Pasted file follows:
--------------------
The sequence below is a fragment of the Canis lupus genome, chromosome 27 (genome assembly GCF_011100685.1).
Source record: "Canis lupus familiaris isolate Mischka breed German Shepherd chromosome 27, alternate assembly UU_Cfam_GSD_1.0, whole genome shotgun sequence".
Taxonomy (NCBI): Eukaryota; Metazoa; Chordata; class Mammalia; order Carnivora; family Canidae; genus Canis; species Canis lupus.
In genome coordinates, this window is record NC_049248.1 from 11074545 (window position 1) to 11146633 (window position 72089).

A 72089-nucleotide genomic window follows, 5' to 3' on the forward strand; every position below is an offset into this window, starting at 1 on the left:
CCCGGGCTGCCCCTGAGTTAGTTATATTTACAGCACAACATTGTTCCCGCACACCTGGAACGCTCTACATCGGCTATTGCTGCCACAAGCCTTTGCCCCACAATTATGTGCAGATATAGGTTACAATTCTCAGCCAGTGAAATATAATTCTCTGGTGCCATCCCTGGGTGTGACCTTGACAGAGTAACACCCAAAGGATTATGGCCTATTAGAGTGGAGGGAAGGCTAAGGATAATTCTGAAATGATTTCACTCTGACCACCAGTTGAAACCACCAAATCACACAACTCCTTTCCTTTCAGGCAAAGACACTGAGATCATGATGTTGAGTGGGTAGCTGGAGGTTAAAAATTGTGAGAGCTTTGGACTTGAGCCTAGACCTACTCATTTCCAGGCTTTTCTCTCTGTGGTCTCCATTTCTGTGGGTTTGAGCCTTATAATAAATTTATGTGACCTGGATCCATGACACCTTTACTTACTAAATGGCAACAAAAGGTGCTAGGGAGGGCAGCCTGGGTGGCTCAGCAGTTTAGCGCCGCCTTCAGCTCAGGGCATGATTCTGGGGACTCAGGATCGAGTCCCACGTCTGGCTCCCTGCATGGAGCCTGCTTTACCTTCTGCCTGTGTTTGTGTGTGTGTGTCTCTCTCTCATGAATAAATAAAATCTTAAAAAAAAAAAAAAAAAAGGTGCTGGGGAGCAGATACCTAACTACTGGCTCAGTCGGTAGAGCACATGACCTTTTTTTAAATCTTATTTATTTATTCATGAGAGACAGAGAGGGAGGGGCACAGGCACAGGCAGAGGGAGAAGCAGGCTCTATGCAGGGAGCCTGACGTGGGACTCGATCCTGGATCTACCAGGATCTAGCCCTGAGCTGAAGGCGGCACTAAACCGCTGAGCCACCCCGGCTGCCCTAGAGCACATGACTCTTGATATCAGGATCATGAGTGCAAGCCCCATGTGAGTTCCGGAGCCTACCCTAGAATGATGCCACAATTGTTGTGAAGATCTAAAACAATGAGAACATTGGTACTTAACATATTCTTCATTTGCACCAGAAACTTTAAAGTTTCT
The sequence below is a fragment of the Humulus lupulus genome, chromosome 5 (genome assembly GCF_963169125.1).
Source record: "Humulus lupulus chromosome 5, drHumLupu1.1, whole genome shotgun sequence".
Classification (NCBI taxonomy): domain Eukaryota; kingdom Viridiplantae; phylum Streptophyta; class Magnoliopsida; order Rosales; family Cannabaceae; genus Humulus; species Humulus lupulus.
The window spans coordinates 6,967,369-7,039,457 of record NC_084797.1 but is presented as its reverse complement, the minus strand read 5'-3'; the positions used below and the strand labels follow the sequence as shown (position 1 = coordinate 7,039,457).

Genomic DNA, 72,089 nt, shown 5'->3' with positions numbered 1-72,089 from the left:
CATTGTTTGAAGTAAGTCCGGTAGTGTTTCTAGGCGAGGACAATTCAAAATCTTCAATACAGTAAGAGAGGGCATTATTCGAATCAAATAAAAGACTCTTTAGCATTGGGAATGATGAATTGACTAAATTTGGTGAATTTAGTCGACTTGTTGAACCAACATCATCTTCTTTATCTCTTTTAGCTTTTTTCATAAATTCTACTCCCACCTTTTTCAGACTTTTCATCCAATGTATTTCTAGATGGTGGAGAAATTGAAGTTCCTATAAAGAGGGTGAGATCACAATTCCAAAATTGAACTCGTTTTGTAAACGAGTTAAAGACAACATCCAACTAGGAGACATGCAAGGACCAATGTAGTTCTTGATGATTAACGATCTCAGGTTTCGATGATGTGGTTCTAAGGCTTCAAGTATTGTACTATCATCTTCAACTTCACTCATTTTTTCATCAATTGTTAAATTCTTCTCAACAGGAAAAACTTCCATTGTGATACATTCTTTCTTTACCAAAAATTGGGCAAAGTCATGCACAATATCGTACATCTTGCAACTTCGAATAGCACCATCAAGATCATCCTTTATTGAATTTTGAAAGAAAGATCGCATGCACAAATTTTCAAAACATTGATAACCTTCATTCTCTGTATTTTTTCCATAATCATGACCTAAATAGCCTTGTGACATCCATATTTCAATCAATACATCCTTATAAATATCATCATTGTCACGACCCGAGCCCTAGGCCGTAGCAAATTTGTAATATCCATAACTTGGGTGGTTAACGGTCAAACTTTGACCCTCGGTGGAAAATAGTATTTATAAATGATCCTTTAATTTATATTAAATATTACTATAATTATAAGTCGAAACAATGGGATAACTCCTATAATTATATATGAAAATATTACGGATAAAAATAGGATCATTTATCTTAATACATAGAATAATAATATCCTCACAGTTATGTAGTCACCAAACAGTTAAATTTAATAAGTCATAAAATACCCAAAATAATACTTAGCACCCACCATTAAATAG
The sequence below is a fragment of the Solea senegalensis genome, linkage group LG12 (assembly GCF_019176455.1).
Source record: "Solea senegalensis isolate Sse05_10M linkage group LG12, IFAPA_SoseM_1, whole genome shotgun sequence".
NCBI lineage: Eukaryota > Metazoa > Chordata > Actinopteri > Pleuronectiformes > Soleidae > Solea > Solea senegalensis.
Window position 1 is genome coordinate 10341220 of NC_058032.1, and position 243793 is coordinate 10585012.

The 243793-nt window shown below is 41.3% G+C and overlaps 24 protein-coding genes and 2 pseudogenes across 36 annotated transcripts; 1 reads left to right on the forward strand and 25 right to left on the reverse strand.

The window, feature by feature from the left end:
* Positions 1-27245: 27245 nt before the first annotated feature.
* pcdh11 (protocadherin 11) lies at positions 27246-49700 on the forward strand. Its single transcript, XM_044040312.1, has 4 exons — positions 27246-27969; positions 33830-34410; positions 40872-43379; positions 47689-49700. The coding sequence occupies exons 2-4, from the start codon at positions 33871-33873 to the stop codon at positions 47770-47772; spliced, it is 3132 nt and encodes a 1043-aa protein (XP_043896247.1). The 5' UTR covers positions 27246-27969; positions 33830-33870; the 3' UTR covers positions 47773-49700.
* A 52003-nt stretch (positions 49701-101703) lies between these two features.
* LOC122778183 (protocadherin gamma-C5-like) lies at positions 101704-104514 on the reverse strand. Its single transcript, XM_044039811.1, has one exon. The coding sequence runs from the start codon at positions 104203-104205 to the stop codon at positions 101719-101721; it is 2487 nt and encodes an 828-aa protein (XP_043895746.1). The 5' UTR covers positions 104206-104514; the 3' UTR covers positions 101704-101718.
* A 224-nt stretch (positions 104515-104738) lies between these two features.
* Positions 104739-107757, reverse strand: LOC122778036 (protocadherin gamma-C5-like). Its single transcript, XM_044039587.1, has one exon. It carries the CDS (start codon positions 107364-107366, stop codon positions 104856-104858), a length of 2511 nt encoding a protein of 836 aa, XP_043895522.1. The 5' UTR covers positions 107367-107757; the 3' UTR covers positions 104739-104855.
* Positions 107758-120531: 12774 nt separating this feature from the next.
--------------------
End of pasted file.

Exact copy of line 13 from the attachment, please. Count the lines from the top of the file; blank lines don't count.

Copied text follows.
The sequence below is a fragment of the Solea senegalensis genome, linkage group LG12 (assembly GCF_019176455.1).